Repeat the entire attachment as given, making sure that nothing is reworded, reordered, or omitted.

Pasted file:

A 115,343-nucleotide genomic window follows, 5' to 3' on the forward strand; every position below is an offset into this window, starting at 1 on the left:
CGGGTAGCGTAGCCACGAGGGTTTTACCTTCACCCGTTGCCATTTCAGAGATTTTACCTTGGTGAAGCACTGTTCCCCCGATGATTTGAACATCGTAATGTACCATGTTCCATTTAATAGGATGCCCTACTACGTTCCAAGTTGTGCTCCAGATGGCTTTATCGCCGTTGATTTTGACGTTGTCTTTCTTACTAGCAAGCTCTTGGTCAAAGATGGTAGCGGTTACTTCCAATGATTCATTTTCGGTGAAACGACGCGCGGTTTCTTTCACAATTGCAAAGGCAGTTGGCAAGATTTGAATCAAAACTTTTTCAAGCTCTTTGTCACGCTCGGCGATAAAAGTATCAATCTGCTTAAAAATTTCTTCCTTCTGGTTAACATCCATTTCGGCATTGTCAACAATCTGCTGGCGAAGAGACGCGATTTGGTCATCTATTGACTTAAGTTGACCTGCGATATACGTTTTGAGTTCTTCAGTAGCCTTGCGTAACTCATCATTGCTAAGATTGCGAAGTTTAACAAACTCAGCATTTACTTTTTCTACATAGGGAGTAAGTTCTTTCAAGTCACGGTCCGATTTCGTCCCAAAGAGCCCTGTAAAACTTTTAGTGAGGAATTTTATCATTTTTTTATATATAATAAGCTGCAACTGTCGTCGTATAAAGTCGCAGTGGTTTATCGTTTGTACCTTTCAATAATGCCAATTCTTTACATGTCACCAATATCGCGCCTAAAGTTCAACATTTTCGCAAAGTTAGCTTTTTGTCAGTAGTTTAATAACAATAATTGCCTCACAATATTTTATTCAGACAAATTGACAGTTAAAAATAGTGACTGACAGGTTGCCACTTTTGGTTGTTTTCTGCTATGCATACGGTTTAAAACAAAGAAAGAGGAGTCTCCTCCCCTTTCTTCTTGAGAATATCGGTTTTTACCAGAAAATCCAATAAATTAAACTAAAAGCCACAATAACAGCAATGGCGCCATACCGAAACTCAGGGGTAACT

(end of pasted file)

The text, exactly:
A 115,343-nucleotide genomic window follows, 5' to 3' on the forward strand; every position below is an offset into this window, starting at 1 on the left:
CGGGTAGCGTAGCCACGAGGGTTTTACCTTCACCCGTTGCCATTTCAGAGATTTTACCTTGGTGAAGCACTGTTCCCCCGATGATTTGAACATCGTAATGTACCATGTTCCATTTAATAGGATGCCCTACTACGTTCCAAGTTGTGCTCCAGATGGCTTTATCGCCGTTGATTTTGACGTTGTCTTTCTTACTAGCAAGCTCTTGGTCAAAGATGGTAGCGGTTACTTCCAATGATTCATTTTCGGTGAAACGACGCGCGGTTTCTTTCACAATTGCAAAGGCAGTTGGCAAGATTTGAATCAAAACTTTTTCAAGCTCTTTGTCACGCTCGGCGATAAAAGTATCAATCTGCTTAAAAATTTCTTCCTTCTGGTTAACATCCATTTCGGCATTGTCAACAATCTGCTGGCGAAGAGACGCGATTTGGTCATCTATTGACTTAAGTTGACCTGCGATATACGTTTTGAGTTCTTCAGTAGCCTTGCGTAACTCATCATTGCTAAGATTGCGAAGTTTAACAAACTCAGCATTTACTTTTTCTACATAGGGAGTAAGTTCTTTCAAGTCACGGTCCGATTTCGTCCCAAAGAGCCCTGTAAAACTTTTAGTGAGGAATTTTATCATTTTTTTATATATAATAAGCTGCAACTGTCGTCGTATAAAGTCGCAGTGGTTTATCGTTTGTACCTTTCAATAATGCCAATTCTTTACATGTCACCAATATCGCGCCTAAAGTTCAACATTTTCGCAAAGTTAGCTTTTTGTCAGTAGTTTAATAACAATAATTGCCTCACAATATTTTATTCAGACAAATTGACAGTTAAAAATAGTGACTGACAGGTTGCCACTTTTGGTTGTTTTCTGCTATGCATACGGTTTAAAACAAAGAAAGAGGAGTCTCCTCCCCTTTCTTCTTGAGAATATCGGTTTTTACCAGAAAATCCAATAAATTAAACTAAAAGCCACAATAACAGCAATGGCGCCATACCGAAACTCAGGGGTAACT